Thursday, 25 May 2017

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Tuesday, 9 May 2017

Business Plan: a Déjà Moo prequel!

Business Plan

Judith Sharma, twenty-three-year-old possessor of an MFA in Art History, an unparalleled aptitude for project management, and unusually small feet, needed a job. Which is to say, she had a job; of course she had a job, because idleness bred poor habits and slovenliness, and she thrived on targets. No, what she needed was a better job. Judith had been waiting tables for six months, since she graduated, and her suggestions to streamline the greeting and seating process had not, as yet, been met with much more than polite derision. Insofar as such a thing could be polite. Was it too much to ask that the sections of the Bloody Bonnet, Whitechapel’s first – and unsurprisingly, only – Jack the Ripper-themed restaurant, be split and allocated clockwise, rather than a hotchpotch left-to-right? Said sections needn’t have been colour-coded or thematically named, even if her laminated, twelve-page proposal in her stylish A4 binder did strongly favour such an approach. The Nichols wing (claret) was right by the windows, which meant it should be filled first, because nobody wanted to eat at an empty restaurant. The Chapman (malachite) and Stride (lemon chiffon) sections were found respectively beside the fire-escape and the bathrooms, meaning anybody desiring easy accessibility wouldn’t need to skirt past the kitchen and the bar to get comfortable. The upstairs Eddowes gallery (mauveine) was a large balcony that could easily have doubled as a function area if so desired and booked, as Judith suggested, a mandatory three weeks in advance. As for the Kelly booths (blueberry) – well, no happy couple ever chose the Bloody Bonnet for date night. Judith had petitioned for these to be redecorated a few months ago; new curtains, a fresh coat of paint. She’d even volunteered to choose accentuating hues on her own time. Request denied. As always.
‘This goes well beyond the extent of your duties,’ her manager, Eleanor, said, as Judith scrubbed stains from the ketchup bottles and refilled them. ‘We can’t afford to give you a pay rise.’
‘I was just offering up some ideas.’ Trying to stave away the monotony, more like.
Eleanor flicked through Judith’s laminated planner, but slapped it shut. ‘Thanks, but no thanks. I’ll worry about division of labour. You practise stacking plates on your arms – and smile more. If the others could nail punctuality like you have, we’d be a perfect team.’
Eleanor was mid-forties, unmarried, and as Judith understood it, a part-time cabaret performer at a local club. She wore a black suit and bowtie, a white shirt with a high collar, and faux-blood stains down her hands and face. Her black hair was coiffed high and short, beneath a stiff top-hat that screamed prop department. Powder afforded her cheeks a sun-starved porphyria. Although the murky décor of the Bloody Bonnet might suggest otherwise, Eleanor, beneath the accoutrements, was almost certainly a warm-hearted human.
‘I’m not asking for a pay rise,’ Judith said, mentally adding the word yet. ‘I’m not even looking for extra shifts. I just want to do something.’
‘I like your eagerness, Jude, but there’s just no need. The Bonnet’s doing a rip-roaring trade.’ A hearty arm-swing accompanied this tired gag. ‘Why change what ain’t broken?’
Judith didn’t need to be told. They were, for lack of a better word, rammed. Nightly. The only other staff they had on hand besides the kitchen staff were Jean, a sommelier with a perpetual cold, and Gemma and Aaron, a couple younger than her, who worked tables every night since they’d moved in together. Prematurely, Judith thought to herself, but that was none of her business. Judith had recently thrown herself into a flatshare with a couple of fellow neat-freaks who mostly kept to their own rooms and argued over the dishes: specifically, drip-drying versus towelling.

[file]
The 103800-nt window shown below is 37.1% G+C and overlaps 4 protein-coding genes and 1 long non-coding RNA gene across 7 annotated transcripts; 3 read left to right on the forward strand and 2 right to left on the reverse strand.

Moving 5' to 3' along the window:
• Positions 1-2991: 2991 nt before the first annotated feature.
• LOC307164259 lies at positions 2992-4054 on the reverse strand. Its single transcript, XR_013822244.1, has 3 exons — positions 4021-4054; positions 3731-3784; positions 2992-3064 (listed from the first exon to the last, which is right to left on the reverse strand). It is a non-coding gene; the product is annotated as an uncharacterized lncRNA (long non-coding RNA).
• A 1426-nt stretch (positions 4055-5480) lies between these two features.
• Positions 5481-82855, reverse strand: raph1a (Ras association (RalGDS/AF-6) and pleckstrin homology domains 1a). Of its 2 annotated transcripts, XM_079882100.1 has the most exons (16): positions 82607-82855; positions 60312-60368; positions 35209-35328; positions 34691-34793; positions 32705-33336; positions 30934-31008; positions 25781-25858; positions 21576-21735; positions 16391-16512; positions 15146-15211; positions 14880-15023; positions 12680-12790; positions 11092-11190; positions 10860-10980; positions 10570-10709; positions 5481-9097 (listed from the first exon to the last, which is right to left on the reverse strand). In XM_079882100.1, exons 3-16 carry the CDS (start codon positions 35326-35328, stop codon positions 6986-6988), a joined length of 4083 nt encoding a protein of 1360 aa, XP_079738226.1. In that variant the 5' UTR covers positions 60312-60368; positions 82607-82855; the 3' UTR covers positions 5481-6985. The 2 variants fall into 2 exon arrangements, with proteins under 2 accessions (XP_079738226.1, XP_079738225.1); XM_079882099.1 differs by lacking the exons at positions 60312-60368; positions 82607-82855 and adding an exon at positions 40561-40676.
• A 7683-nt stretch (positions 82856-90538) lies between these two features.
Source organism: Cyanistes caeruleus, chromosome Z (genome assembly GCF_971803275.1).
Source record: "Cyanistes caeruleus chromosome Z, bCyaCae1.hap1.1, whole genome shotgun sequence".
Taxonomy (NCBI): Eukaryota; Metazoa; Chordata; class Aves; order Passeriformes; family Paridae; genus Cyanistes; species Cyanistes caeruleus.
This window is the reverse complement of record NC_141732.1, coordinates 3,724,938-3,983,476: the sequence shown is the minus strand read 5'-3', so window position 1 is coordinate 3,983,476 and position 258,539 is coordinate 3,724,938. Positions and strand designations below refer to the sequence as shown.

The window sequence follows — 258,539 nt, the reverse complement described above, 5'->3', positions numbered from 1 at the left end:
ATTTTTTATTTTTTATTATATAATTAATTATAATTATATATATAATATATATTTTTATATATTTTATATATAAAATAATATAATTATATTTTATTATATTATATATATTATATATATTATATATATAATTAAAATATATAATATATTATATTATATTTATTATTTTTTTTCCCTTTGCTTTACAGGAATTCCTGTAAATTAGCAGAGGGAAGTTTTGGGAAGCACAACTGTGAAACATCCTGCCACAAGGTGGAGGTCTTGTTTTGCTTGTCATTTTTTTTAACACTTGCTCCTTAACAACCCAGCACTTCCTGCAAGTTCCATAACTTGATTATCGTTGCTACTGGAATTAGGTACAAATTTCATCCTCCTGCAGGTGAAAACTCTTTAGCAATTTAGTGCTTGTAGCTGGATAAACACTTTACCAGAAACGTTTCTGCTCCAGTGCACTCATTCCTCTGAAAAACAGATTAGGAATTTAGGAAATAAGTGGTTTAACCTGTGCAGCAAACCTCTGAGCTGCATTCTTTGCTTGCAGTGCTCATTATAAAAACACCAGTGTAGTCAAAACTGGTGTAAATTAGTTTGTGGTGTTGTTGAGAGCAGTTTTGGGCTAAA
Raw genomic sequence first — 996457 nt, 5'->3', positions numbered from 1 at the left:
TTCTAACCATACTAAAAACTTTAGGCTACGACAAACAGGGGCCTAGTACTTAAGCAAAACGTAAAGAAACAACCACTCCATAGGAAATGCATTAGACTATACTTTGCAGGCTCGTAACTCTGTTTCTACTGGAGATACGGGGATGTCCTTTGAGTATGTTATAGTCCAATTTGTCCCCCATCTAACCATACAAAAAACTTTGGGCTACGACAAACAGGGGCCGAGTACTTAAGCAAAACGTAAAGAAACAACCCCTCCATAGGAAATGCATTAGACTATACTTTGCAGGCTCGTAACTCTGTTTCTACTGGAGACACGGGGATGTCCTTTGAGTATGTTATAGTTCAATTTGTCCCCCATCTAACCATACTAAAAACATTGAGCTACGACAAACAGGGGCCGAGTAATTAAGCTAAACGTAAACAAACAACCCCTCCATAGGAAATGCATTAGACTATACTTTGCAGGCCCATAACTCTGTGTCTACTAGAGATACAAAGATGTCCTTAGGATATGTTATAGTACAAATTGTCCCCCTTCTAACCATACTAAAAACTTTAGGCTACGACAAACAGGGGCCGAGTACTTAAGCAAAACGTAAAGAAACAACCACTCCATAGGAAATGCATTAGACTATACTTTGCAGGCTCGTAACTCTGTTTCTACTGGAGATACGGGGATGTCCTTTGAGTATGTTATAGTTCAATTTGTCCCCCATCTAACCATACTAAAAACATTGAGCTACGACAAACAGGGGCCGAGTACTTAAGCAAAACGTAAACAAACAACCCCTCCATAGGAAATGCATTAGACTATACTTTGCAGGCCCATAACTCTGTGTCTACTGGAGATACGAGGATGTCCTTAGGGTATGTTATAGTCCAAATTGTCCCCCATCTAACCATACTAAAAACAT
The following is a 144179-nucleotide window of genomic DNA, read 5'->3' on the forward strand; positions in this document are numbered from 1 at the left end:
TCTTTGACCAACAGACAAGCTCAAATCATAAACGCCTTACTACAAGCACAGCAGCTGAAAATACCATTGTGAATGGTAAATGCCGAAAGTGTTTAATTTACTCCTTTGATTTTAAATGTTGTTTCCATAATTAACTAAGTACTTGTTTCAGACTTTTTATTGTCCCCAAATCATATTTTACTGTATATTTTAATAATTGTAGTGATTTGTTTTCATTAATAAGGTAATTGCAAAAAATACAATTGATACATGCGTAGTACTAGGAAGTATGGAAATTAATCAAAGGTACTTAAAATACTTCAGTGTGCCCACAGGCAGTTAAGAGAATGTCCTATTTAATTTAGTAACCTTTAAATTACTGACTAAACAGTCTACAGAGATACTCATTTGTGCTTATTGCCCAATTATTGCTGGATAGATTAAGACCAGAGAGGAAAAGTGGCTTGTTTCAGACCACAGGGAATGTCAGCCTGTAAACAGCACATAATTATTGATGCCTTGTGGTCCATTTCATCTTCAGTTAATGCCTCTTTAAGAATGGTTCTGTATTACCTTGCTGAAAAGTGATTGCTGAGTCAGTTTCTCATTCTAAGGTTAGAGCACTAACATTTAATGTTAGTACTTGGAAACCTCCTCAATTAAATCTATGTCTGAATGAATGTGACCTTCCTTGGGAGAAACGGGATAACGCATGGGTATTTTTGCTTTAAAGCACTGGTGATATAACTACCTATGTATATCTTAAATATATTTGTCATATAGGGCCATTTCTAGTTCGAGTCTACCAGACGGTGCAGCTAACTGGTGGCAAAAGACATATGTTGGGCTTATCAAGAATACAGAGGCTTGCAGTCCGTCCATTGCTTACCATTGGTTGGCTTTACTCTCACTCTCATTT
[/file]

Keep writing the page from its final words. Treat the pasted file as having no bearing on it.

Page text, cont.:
‘Here.’ Eleanor slid the project planner over the table, beside the ketchup bottles. ‘I liked the colours, mind. Nice shade of purple, that.’
Mauveine. ‘They’d look even better when printed. I chose them to complement the wine list. Jean told me which bottles were the most frequently purchased–’
‘Drop it, Jude. I’m not interested. Now, tonight.’ She held up two equally tasteless costumes, and grinned. ‘Tart or Ripper?’
Judith sighed and slipped her binder onto a chair. ‘Ripper. You know I always pick Ripper.’ While she changed in the back room, she and wondered if she should layer the pepper-shakers. There had to be some pink corns in the storeroom. Like blood on cobble, she thought. Back in the restaurant, clad in her collar and cuffs, Judith watched Eleanor retreat up the staircase, through the would-be Eddowes gallery and into her office. Gemma and Aaron chose this moment to turn up, giggling and arm-linked. Waited ‘til it was safe, no doubt. They swung in through the double doors, which shrieked electronically on command, and their amusement dropped away when Judith glared at them.
‘Guys, come on. I’ve had to do all the tables myself.’
‘Sorry,’ Aaron mumbled.
‘Just got to change,’ Gemma added, and they skirted around Judith and towards the staff area. ‘Please don’t say anything.’ Judith would make no promises. She shrugged, and pulled a spray-bottle from her apron. In the kitchen, someone flicked on a radio and stationed it near the serving hatch. Sugar-sweet pop blared out, but Judith was in no mood to sing.
They opened at midday. Thursday lunchtimes were generously lethargic. Thursdays were never Monday enough for absolute apathy, nor Friday enough to merit celebration. Judith revelled in relative peace. Three tables apiece; even Aaron could handle that much. What Eleanor seemed to overlook was that it was always Judith who propped him up come Saturday night. Aaron was friendly, but had no memory. Judith imagined each table like a corkboard, pinning dishes to faces. Steak for the bald chap. The lady in the thin glasses wanted thin chips. The father and daughter wanted nothing but milkshakes. Maybe she could work in a casino, she thought idly. Or play one, counting cards. But where was the fun in that? There’d be no one to tell her what a good job she’d done. Judith didn’t crave acclaim, or even recognition. Merely appreciation. She spent most of the evening wondering how many people merely wished for the same.
‘I say – someone’s done an awful job on this rib-eye. Excuse me?’